The story of the Homer G. Phillips Hospital in St. Louis is a deeply American one; a story that lays bare the moral conflict of a country that espouses human dignity and American exceptionalism, while denying fundamental services to its disadvantaged citizens on the basis of their skin color. It is a story of hope, pathos, sacrifice, and tragedy. It is a story of this country’s virulent racial prejudice, and the unwavering, uncompromising movement in St. Louis to provide high-quality health care to African Americans and other vulnerable groups. It is a story that needs to be told, and needs to be heard. That is a high charge to be placed on any established writer or historian who feels compelled to chronicle the transformative events leading to the inspiring opening of the Homer G. Phillips Hospital in 1937, and to its ignoble closing in 1979. Fortunately, for the sake of history and our posterity, veteran writer Candace O’Connor capably imparts that history and presents a series of powerful, passionate narratives in her new book, Climbing the Ladder, Chasing the Dream: The History of Homer G. Phillips Hospital.
In 1932, there was only one Black hospital for every 100,000 Blacks (or one hospital bed for every 1,000 Black patients). For Whites, it was one to 19,000 ratio (or one hospital bed for every 110 White patients). This statistic was particularly acute in St. Louis, which operated one public hospital, City Hospital #1, which remained segregated until 1964.
O’Connor captures the prevailing sentiment of African Americans in St. Louis during the period of the Supreme Court’s Plessy v. Ferguson’s separate but unequal ruling, and the rampant, de facto segregation and discrimination leading to a myriad of health disparities and lowered life expectancy among Blacks. Communicable diseases such as tuberculosis, and chronic diseases such as diabetes mellitus ravaged the African-American community, which was unable to obtain appropriate care at the segregated City #1 hospital and other predominantly White-run health institutions. The plight of African Americans at the turn of the twentieth century was made worse by the dearth of African-American health professionals, who had seen their ranks further diminished after the report by Abraham Flexner in 1910, which shuttered a disproportionate number of Black medical institutions. In his report Flexner noted: “Of the seven medical schools for negroes (sic) in the United States, five are at this moment in no position to make any contribution of value to the solution of the [Negro health] problem above pointed out. They are wasting small sums annually and sending out undisciplined men, whose lack of real training is covered up by the imposing MD degree.”
In 1932, there was only one Black hospital for every 100,000 Blacks (or one hospital bed for every 1,000 Black patients). For Whites, it was a one-to-19,000 ratio (or one hospital bed for every 110 White patients). This statistic was particularly acute in St. Louis, which operated one public hospital, City Hospital #1, which remained segregated until 1964. There were many unsung heroes who advocated for a hospital in the African-American community, but prominent attorney and civil rights activist Homer G. Phillips emerged as the movement’s legal mind and most ardent supporter. While city leaders argued for the construction of a Black facility linked to City Hospital #1, Phillips found that solution tantamount to “segregation with humiliation.” Phillips shepherded an $87 million city bond issue, of which $1 million would be allocated for the creation of an African-American hospital. That bond issue passed in 1923, but the construction and opening of the Homer G. Phillips hospital would be delayed until 1937. Phillips, whose murder in 1931 was never fully resolved, would not live to see the opening of the hospital. The St. Louis community memorialized him by naming the hospital in his honor.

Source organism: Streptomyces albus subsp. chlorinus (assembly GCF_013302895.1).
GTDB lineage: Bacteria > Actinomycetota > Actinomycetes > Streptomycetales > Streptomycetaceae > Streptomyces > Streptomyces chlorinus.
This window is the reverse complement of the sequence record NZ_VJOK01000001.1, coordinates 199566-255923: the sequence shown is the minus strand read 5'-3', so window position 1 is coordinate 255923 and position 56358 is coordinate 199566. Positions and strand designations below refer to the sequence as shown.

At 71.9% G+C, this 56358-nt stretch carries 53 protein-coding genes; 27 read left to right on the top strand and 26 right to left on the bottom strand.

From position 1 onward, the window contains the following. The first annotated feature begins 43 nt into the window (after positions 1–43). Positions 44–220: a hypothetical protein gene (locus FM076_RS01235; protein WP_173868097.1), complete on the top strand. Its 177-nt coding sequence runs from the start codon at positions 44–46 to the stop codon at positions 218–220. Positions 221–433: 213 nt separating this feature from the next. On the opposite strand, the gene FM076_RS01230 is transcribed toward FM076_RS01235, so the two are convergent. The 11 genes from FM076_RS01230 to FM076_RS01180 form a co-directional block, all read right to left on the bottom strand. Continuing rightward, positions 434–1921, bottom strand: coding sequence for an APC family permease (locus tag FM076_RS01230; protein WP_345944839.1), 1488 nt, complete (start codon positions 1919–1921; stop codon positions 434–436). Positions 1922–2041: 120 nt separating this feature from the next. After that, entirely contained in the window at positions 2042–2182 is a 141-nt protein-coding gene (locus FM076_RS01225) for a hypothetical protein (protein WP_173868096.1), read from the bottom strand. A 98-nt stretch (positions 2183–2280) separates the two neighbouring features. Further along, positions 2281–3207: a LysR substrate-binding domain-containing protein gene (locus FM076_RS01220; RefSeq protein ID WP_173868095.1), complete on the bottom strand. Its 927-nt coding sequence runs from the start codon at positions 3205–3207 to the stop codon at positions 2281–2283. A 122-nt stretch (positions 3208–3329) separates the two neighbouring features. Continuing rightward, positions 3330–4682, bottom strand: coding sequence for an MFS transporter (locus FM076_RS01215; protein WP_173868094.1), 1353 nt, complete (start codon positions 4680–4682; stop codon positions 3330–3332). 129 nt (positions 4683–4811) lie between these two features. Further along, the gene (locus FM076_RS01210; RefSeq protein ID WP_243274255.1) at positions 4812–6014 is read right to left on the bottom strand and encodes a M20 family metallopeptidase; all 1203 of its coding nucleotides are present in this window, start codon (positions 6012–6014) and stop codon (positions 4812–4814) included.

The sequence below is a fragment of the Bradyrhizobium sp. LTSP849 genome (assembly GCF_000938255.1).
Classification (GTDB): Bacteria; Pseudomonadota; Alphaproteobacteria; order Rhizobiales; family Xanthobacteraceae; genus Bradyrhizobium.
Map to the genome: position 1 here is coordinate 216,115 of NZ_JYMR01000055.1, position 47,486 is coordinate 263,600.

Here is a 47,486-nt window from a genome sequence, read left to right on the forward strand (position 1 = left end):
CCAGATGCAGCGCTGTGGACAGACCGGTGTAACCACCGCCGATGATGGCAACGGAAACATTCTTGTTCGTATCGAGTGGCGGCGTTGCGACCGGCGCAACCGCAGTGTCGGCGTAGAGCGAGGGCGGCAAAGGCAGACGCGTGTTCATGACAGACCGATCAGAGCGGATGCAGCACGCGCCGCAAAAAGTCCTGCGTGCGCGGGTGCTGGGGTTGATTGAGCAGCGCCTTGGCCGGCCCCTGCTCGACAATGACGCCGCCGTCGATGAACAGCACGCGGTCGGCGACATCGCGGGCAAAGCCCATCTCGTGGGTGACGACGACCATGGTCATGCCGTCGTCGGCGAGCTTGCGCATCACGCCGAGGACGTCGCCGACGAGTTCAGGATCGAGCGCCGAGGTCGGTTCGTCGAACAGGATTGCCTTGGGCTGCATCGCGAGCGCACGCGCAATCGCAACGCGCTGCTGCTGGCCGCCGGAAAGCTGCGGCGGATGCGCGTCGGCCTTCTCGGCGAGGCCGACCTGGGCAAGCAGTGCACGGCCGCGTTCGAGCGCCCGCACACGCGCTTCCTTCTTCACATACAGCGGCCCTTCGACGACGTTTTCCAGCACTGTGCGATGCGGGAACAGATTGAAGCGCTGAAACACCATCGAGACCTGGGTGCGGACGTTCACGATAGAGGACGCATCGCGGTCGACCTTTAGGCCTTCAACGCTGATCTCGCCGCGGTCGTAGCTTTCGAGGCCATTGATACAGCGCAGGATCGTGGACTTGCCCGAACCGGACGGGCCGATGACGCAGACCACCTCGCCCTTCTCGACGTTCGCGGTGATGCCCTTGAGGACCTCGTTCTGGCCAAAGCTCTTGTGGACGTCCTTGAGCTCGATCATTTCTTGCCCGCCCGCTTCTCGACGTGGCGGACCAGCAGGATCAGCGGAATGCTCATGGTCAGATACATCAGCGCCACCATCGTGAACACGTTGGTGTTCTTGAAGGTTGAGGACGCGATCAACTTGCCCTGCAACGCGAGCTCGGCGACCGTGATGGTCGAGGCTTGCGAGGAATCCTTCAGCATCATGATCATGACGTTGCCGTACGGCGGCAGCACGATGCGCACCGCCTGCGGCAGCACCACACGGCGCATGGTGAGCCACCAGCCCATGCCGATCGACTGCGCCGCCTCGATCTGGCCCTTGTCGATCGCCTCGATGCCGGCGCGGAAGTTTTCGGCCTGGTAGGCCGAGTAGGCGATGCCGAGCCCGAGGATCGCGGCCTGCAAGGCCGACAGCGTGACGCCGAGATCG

O’Connor also recognized the cultural importance of locating the Homer G. Phillips Hospital in the African-American community called the Ville in the City’s Northside. The Ville, home of several institutional icons including Sumner High School, Annie Malone Children’s Home, Poro College, and Antioch Baptist Church, had a thriving social and economic center due to a strong African-American middle-class, spurred by the Great Migration of African Americans from the Deep South. Woven throughout the book are heartwarming narratives from individuals who lived and worked in the Ville neighborhood, including author and historian John A. Wright Sr., whose mother also worked at Homer G. Phillips Hospital. Dr. Wright’s portrayal of the Ville, along with imagery created by former nurses and members of the community, reminded us of the paradox of segregation—the time when prominent African-American business owners, lawyers, physicians, teachers, clergy, and others, whose mobility was constrained by harsh restrictive covenants, resided in a Black community where they created strong social networks, provided social and economic support, and contributed to the vitality of the neighborhood, not unlike Tulsa’s Black Wall Street. The Homer G. Phillips Hospital, a majestic seven-story Art Deco-style building, would not only be a source of healing and caring for the community; it would also spawn hundreds of jobs that further stabilized the Ville neighborhood.